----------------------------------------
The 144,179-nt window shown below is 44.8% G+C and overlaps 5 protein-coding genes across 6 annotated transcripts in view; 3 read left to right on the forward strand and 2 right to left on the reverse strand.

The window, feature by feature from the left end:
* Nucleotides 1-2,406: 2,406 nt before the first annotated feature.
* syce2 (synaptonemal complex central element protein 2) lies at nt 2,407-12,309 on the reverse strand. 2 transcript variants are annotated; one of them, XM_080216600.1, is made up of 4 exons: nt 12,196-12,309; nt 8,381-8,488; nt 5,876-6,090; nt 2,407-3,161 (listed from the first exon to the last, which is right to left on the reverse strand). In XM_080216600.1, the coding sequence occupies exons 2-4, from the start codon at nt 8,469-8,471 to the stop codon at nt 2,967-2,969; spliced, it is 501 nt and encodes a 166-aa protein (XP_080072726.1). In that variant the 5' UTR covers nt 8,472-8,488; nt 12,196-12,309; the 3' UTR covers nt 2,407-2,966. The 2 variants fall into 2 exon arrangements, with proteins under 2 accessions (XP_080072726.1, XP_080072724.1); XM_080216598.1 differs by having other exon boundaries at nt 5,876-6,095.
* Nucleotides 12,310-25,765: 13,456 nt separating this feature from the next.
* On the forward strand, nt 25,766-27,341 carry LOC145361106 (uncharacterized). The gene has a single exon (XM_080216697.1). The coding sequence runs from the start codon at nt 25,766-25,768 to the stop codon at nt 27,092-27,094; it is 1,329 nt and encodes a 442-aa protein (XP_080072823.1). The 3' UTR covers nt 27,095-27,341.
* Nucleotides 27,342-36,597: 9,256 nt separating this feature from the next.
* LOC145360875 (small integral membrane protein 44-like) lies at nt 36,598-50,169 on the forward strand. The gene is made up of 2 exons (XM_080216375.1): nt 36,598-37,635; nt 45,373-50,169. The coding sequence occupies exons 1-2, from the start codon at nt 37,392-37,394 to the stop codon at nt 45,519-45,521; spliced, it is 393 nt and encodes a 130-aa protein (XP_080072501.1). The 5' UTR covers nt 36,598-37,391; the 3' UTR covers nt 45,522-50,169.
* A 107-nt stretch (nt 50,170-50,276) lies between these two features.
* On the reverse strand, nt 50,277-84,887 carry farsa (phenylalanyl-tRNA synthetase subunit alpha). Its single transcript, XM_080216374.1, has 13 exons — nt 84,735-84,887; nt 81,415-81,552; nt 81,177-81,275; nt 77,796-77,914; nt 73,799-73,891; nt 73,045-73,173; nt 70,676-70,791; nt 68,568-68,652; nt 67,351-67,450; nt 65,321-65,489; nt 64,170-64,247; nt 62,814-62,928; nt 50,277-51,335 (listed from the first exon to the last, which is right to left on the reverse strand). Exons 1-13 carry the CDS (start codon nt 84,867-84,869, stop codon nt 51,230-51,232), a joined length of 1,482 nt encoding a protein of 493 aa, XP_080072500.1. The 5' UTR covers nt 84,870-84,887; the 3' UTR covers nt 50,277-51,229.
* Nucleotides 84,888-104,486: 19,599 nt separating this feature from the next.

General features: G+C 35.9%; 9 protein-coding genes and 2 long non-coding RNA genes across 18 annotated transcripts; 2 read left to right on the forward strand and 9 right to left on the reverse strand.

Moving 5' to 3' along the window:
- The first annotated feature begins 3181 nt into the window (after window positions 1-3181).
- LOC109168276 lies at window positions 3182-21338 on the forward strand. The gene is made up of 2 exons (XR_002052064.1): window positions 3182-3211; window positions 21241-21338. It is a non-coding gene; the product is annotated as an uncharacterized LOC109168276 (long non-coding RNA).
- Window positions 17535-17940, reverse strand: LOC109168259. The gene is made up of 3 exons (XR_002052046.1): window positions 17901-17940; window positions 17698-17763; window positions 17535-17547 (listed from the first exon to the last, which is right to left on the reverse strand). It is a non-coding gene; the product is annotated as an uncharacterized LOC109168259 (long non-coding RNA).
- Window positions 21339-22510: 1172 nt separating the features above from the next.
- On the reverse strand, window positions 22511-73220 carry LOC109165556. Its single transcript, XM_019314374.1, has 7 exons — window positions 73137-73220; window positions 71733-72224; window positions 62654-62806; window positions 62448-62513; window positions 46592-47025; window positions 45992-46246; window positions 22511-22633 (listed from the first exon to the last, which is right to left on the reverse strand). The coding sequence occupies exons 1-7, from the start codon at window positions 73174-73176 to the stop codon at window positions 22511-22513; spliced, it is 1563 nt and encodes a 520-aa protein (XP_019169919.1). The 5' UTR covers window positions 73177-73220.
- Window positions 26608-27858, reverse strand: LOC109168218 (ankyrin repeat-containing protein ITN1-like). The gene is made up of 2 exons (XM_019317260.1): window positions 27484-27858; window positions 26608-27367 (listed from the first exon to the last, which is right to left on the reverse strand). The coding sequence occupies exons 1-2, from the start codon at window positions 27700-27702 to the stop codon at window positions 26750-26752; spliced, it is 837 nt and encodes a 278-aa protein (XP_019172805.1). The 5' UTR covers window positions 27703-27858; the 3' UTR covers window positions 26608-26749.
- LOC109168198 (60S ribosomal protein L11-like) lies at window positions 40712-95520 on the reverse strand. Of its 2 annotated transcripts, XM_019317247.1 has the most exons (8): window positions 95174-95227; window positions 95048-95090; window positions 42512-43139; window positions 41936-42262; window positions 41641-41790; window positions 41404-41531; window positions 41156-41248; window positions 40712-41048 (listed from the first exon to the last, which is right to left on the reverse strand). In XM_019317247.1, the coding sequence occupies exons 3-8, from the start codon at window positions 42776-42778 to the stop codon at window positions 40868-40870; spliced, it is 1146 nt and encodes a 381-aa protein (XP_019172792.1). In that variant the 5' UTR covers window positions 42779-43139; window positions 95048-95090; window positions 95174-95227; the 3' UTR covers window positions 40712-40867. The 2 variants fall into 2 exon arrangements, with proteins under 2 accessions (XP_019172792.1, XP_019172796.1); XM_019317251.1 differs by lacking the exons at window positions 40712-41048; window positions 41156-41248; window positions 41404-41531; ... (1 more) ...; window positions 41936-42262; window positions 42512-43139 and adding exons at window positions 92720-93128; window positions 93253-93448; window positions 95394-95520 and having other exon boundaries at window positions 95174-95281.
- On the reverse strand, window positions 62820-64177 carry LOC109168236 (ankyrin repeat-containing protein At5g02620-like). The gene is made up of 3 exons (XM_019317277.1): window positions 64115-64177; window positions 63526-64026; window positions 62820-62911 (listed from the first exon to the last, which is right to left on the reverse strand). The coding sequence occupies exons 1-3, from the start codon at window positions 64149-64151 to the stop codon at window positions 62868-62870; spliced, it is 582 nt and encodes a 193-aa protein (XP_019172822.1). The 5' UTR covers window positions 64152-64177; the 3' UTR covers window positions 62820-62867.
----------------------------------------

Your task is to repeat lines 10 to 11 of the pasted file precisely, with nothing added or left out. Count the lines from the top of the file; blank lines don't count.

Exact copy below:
* On the reverse strand, nt 50,277-84,887 carry farsa (phenylalanyl-tRNA synthetase subunit alpha). Its single transcript, XM_080216374.1, has 13 exons — nt 84,735-84,887; nt 81,415-81,552; nt 81,177-81,275; nt 77,796-77,914; nt 73,799-73,891; nt 73,045-73,173; nt 70,676-70,791; nt 68,568-68,652; nt 67,351-67,450; nt 65,321-65,489; nt 64,170-64,247; nt 62,814-62,928; nt 50,277-51,335 (listed from the first exon to the last, which is right to left on the reverse strand). Exons 1-13 carry the CDS (start codon nt 84,867-84,869, stop codon nt 51,230-51,232), a joined length of 1,482 nt encoding a protein of 493 aa, XP_080072500.1. The 5' UTR covers nt 84,870-84,887; the 3' UTR covers nt 50,277-51,229.
* Nucleotides 84,888-104,486: 19,599 nt separating this feature from the next.